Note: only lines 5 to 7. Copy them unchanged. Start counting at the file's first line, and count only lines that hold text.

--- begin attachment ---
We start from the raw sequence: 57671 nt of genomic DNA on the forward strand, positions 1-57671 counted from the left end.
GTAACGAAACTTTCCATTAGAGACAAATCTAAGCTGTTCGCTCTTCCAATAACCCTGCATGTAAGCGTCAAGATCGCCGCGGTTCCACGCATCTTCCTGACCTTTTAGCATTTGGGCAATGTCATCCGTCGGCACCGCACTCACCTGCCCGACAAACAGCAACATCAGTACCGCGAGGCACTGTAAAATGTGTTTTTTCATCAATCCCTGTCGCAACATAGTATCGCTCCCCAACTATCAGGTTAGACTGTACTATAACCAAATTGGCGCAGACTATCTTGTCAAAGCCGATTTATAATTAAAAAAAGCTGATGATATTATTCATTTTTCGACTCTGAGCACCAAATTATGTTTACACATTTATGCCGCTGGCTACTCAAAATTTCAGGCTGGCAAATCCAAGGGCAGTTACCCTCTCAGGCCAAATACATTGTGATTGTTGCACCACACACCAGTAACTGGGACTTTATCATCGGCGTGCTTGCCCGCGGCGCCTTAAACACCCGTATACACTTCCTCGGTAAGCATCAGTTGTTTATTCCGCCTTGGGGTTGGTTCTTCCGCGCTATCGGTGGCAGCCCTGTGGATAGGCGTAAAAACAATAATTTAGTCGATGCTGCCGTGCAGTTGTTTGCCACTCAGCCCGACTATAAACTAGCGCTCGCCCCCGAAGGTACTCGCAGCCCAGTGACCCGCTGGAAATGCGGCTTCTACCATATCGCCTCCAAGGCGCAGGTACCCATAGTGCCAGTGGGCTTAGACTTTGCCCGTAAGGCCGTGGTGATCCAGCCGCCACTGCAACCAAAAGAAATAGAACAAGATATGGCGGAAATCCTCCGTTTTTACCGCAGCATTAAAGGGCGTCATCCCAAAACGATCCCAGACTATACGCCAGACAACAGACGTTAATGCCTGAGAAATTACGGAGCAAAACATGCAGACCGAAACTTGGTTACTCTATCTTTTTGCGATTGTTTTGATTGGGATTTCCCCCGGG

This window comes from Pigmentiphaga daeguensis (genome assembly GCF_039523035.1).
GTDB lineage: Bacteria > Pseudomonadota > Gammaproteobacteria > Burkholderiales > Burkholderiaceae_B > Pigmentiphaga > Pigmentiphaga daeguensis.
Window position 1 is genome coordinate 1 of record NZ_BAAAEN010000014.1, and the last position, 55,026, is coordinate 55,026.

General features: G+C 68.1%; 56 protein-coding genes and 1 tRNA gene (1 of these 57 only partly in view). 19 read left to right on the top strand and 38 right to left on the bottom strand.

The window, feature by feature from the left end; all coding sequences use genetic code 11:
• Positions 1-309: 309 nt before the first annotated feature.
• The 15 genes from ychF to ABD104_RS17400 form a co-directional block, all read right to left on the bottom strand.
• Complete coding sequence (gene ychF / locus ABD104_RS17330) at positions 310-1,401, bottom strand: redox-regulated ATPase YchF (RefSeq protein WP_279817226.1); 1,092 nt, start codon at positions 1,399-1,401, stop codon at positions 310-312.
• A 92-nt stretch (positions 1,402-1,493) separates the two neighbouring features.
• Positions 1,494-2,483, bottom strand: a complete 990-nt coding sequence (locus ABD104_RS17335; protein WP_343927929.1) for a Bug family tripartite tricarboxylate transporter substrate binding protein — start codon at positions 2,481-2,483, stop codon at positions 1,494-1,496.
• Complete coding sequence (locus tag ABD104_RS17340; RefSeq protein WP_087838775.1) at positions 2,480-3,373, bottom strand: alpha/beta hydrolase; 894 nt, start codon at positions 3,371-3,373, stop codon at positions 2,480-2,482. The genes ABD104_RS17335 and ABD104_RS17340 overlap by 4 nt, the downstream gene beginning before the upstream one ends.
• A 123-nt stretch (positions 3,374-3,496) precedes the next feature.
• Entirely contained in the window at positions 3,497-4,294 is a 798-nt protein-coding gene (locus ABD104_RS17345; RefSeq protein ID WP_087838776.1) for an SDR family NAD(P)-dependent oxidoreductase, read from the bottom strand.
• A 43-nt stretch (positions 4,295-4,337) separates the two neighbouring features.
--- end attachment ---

Window position 1 is genome coordinate 1 of record NZ_BAAAEN010000014.1, and the last position, 55,026, is coordinate 55,026.

General features: G+C 68.1%; 56 protein-coding genes and 1 tRNA gene (1 of these 57 only partly in view). 19 read left to right on the top strand and 38 right to left on the bottom strand.

The window, feature by feature from the left end; all coding sequences use genetic code 11: